David Cameron deserves a lot of credit for the stance he’s taken on equal marriage. But in addition to the principle, there was also calculation: he wanted to project an image of a modern Tory party, at ease with the the society it seeks to represent.
Unfortunately for him he didn’t quite reckon on his party’s entrenched opposition to equality for minorities, with today’s Commons vote splitting his party. In the end, more Tory MPs voted against equal marriage than voted in favour of it:
Sky Sources: estimate of 132 Conservatives have voted for gay marriage, 139 against and 30 abstained #equalmarriage
— Sky News Newsdesk (@SkyNewsBreak) February 5, 2013
Tories sometimes wonder why they fail to appeal widely to black and ethnic minority voters, even those who are small-c conservatives. The legacy of Enoch Powell taints their party still, they concede. Next time they wonder why the LGBT community’s disinclined to vote for them, Tories might want to reflect on the long-term damage today’s vote has done their party.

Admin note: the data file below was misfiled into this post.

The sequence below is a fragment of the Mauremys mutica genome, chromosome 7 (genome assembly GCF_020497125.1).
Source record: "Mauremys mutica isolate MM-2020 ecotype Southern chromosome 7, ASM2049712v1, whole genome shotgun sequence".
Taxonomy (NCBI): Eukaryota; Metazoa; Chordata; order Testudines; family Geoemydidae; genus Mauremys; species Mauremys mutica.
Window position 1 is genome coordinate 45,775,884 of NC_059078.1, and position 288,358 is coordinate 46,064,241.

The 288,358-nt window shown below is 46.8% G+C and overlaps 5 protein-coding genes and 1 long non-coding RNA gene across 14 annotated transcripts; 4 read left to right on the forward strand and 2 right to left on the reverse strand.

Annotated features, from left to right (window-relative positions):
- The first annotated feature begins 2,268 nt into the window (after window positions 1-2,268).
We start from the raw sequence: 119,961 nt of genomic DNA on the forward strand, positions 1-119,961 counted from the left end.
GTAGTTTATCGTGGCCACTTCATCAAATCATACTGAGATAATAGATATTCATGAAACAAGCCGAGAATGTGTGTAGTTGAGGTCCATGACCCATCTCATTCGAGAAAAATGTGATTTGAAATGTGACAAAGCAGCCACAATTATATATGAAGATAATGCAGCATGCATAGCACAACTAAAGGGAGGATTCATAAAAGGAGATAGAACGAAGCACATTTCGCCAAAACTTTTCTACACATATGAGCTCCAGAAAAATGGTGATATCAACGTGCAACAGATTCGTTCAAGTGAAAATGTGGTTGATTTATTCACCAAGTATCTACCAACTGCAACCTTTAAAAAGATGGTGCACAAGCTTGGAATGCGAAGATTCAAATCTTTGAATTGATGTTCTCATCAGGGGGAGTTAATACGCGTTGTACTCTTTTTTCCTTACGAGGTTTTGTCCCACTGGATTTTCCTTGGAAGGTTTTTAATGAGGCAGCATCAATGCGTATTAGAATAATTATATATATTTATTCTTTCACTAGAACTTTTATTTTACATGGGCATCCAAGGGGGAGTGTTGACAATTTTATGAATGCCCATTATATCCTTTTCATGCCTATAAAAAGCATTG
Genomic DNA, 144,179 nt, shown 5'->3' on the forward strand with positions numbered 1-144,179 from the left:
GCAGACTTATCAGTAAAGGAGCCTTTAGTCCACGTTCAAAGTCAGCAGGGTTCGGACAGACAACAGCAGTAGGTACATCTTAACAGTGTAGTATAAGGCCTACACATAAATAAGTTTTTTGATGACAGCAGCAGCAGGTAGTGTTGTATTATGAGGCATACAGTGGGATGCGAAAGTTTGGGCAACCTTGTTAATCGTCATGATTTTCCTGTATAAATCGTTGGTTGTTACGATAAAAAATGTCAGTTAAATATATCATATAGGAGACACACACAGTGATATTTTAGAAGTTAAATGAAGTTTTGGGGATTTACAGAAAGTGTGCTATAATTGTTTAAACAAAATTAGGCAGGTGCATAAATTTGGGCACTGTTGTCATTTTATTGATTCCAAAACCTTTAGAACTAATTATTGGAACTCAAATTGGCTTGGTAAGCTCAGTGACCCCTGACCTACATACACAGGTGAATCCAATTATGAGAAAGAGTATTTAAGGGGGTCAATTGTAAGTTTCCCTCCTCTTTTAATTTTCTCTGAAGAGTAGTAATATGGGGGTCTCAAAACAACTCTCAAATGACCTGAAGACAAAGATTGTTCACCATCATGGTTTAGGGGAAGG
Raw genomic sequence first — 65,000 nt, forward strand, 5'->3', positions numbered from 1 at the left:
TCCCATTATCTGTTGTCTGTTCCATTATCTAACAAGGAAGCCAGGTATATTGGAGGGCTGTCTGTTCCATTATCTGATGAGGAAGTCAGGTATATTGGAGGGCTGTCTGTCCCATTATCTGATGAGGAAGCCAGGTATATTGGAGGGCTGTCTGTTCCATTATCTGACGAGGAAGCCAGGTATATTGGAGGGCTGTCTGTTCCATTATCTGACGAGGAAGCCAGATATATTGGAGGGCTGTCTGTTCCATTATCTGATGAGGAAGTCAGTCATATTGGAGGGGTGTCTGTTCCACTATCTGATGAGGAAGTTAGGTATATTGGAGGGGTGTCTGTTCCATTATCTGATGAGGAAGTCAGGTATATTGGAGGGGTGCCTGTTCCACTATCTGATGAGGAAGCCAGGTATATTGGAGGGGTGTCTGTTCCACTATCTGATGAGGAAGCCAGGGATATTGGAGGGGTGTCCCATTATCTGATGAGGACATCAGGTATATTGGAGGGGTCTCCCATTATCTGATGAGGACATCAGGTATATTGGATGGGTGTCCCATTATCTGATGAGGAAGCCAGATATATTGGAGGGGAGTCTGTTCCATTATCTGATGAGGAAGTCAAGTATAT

* Stephen Tall is Co-Editor of Liberal Democrat Voice, and editor of the 2013 publication, The Coalition and Beyond: Liberal Reforms for the Decade Ahead. He is also a Research Associate for the liberal think-tank CentreForum and writes at his own site, The Collected Stephen Tall.